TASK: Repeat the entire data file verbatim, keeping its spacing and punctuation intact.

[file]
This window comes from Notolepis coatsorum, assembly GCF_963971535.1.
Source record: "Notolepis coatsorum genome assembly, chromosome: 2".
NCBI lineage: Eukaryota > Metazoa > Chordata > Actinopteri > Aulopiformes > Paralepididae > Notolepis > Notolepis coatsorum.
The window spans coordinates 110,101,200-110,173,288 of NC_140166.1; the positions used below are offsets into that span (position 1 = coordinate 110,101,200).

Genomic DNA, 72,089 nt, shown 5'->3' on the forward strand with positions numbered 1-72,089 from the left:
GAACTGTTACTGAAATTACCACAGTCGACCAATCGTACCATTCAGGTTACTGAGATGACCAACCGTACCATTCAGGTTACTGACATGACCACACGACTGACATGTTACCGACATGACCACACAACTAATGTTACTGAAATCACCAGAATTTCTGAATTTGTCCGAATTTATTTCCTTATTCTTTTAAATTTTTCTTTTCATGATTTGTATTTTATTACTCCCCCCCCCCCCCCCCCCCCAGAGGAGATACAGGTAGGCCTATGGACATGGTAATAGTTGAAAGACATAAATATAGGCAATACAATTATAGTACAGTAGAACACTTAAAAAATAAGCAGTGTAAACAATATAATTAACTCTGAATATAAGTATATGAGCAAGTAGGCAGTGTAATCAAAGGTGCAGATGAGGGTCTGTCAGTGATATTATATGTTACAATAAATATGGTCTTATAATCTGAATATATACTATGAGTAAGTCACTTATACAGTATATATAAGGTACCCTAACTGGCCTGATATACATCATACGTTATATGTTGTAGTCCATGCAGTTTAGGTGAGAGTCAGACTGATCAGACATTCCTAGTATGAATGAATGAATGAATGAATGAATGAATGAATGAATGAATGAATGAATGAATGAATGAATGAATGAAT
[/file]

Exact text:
This window comes from Notolepis coatsorum, assembly GCF_963971535.1.
Source record: "Notolepis coatsorum genome assembly, chromosome: 2".
NCBI lineage: Eukaryota > Metazoa > Chordata > Actinopteri > Aulopiformes > Paralepididae > Notolepis > Notolepis coatsorum.
The window spans coordinates 110,101,200-110,173,288 of NC_140166.1; the positions used below are offsets into that span (position 1 = coordinate 110,101,200).

Genomic DNA, 72,089 nt, shown 5'->3' on the forward strand with positions numbered 1-72,089 from the left:
GAACTGTTACTGAAATTACCACAGTCGACCAATCGTACCATTCAGGTTACTGAGATGACCAACCGTACCATTCAGGTTACTGACATGACCACACGACTGACATGTTACCGACATGACCACACAACTAATGTTACTGAAATCACCAGAATTTCTGAATTTGTCCGAATTTATTTCCTTATTCTTTTAAATTTTTCTTTTCATGATTTGTATTTTATTACTCCCCCCCCCCCCCCCCCCCCAGAGGAGATACAGGTAGGCCTATGGACATGGTAATAGTTGAAAGACATAAATATAGGCAATACAATTATAGTACAGTAGAACACTTAAAAAATAAGCAGTGTAAACAATATAATTAACTCTGAATATAAGTATATGAGCAAGTAGGCAGTGTAATCAAAGGTGCAGATGAGGGTCTGTCAGTGATATTATATGTTACAATAAATATGGTCTTATAATCTGAATATATACTATGAGTAAGTCACTTATACAGTATATATAAGGTACCCTAACTGGCCTGATATACATCATACGTTATATGTTGTAGTCCATGCAGTTTAGGTGAGAGTCAGACTGATCAGACATTCCTAGTATGAATGAATGAATGAATGAATGAATGAATGAATGAATGAATGAATGAATGAATGAATGAATGAATGAAT